Establishing a Culture to Fuel Innovation
According to a recent McKinsey study, “regardless of the growth path, culture and branding are common strengths among top-growing companies.” So, if revenue growth is a real top-level goal for a utility, there are necessary attributes utilities need to adopt to nurture this innovative culture. Some of the key attributes that may be required are:
- Leadership role modeling & trusting the front lines
- Deliberate hiring from the outside
- Partner/acquire for new skills
- Failing fast and enforcing learning extraction
- Employee empowerment
- Agile resource allocation
- Customer focus
- Performance management
There is plenty of reading material on each of the above, but two of the problematic issues when trying to adopt these attributes are a result of the regulatory process itself. The first is that the outcome is largely dictated by how a regulator responds to a utility that is trying something new and attempting to expand on its ability to serve its customers. The second focuses on how the transparency of the regulatory process exposes failure very publicly. This poses a problem with developing a safe culture to experiment and try new things, even if the risk is low.
While the regulatory conflict continues to work itself out (stay tuned for part 4), there are four ways utilities can help a culture of innovation development.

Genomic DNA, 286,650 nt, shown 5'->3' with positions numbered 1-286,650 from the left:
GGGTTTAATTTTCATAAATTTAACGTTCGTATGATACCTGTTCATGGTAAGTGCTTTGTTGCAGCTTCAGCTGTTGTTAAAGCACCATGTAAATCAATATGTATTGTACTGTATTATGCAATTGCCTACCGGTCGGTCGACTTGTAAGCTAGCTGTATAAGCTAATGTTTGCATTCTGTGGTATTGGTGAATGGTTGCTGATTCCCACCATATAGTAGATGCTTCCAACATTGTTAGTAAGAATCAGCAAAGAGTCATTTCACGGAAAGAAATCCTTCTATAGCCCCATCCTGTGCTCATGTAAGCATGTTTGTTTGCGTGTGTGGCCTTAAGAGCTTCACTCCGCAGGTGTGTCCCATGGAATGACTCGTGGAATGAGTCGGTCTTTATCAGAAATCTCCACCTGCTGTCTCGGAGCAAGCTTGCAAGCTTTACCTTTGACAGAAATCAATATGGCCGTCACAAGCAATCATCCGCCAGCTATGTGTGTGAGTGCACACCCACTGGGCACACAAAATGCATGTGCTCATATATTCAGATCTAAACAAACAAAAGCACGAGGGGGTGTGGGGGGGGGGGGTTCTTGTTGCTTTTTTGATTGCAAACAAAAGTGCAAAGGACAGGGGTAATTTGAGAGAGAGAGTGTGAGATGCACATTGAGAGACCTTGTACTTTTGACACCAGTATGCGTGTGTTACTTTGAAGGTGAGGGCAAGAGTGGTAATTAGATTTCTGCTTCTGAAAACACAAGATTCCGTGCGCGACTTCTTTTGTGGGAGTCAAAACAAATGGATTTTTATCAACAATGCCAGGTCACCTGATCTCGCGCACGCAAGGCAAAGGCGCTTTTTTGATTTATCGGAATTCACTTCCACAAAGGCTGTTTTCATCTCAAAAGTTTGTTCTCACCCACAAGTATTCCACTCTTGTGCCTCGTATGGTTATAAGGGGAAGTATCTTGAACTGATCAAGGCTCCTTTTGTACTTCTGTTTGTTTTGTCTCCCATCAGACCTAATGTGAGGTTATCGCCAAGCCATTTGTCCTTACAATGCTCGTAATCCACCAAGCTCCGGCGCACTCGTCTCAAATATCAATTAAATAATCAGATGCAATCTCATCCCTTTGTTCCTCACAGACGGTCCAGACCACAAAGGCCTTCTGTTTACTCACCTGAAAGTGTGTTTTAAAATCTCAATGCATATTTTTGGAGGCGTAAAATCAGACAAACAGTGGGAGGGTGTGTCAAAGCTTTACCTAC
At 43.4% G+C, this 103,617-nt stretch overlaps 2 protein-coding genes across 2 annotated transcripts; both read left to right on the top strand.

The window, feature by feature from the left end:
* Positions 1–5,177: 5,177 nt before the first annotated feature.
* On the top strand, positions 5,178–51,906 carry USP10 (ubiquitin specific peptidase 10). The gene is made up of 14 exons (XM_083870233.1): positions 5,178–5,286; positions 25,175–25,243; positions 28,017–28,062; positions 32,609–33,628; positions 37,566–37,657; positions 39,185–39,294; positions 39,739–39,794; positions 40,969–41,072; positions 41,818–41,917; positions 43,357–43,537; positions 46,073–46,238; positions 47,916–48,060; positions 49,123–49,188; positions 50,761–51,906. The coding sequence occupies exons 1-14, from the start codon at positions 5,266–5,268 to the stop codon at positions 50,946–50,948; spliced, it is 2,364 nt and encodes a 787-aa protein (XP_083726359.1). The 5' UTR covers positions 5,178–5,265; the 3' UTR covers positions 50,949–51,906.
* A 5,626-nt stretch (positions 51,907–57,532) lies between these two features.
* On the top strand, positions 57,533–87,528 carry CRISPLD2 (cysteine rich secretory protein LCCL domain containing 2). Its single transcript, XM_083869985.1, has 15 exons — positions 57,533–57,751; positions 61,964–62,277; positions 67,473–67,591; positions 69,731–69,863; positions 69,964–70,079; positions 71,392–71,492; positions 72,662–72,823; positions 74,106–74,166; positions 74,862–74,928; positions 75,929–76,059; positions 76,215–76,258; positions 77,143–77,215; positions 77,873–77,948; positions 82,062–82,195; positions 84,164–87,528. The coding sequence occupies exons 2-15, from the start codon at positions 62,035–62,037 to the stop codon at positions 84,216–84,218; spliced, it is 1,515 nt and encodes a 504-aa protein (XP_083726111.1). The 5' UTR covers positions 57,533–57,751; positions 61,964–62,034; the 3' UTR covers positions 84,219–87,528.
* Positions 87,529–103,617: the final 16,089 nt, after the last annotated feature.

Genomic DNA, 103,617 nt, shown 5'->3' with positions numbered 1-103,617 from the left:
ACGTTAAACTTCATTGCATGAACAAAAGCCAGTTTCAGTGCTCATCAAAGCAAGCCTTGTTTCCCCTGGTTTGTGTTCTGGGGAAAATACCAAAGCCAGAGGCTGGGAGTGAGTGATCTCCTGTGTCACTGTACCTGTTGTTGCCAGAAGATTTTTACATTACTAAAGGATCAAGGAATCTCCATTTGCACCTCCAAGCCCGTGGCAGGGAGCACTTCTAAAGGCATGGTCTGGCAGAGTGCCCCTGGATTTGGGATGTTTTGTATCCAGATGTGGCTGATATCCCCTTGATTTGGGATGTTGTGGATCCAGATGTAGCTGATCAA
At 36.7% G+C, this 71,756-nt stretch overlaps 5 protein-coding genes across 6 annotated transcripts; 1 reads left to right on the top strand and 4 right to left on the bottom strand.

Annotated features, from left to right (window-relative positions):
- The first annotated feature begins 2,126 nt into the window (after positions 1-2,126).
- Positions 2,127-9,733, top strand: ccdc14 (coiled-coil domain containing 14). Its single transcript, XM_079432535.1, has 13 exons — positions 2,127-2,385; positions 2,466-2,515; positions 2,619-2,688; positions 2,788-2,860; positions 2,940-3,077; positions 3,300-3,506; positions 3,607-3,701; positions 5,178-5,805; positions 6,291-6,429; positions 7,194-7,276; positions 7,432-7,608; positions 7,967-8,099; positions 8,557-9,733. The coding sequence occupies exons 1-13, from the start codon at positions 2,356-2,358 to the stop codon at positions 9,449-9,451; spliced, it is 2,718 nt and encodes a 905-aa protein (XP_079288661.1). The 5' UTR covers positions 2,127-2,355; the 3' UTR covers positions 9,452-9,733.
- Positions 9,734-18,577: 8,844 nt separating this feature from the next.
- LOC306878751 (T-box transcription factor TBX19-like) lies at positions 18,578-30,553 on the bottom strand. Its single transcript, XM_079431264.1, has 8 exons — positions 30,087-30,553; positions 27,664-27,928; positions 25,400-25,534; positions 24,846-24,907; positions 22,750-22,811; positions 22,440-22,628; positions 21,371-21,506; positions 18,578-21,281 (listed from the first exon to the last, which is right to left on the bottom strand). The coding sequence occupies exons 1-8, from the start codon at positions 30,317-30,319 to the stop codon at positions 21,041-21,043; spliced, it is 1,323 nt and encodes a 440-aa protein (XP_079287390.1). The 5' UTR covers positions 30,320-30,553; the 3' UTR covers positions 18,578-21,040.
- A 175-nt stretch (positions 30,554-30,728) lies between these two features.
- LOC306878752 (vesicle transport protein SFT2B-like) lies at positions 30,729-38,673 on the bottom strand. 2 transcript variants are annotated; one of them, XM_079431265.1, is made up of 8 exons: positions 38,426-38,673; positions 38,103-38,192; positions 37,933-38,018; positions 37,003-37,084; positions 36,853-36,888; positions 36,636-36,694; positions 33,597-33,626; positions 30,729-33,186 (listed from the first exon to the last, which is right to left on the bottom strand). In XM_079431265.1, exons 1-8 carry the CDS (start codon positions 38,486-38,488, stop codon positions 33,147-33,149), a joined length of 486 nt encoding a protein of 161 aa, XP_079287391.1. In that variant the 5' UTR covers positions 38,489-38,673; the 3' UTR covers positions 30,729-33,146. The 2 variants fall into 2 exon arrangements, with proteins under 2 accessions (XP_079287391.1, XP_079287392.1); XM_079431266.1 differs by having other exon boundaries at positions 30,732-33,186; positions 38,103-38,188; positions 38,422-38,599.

- Set a goal for revenue growth and make it very public inside the company. The establishment of this goal and the communication of it must be understood by the employees of the company. Having executives stand up in front of the masses and speak about revenue growth will be vital for the culture to become aware of the desire. This will make the employees who are energized by this kind of work aware and raise their hand to help.
- Create cross a functional team sponsored (and protected) by a C-level executive or steering committee within the company. This new space cannot be ad hoc and must have a set goal (as stated above) that are governed accordingly. Employees who join the group need to have the freedom to question the status quo, to experiment and to build. They also need to see a clear career path. Placing them in these spaces when the rest of the culture will see this new space as a fruitless attempt to change the course of a 100+ year model can be a career-ender.
- Assess risk honestly and focus on learning. The steering team or sponsoring executive will need to have a clear understanding of risk and teach the team how to manage risk effectively. The executive must be able to assess true risk vs. perceived risk. By understanding true risk it can be mitigated through effective decision making which can cut through risk aversion and also can be used to kill languishing efforts. The introduction of methodologies from extracting lessons learned during each phase of different growth attempts is important. These executives need to understand the power of exponential growth and how that can be an asset in growing new business, but also that it can be a force of disruption if they wait to jump into a new business model.
Acquire the right resources for research and experimentation. This will require cross-functional talent and the right kind of people to execute. If utilities plan to populate the team with top internal talent, they are possibly setting themselves up for failure. An honest assessment of the key skills required must be considered. Cultivating from within the company can be done, but creating new positions and hiring the right mix of external talent will be required as well. Leverage partnerships with local technology companies to supplement skills as required.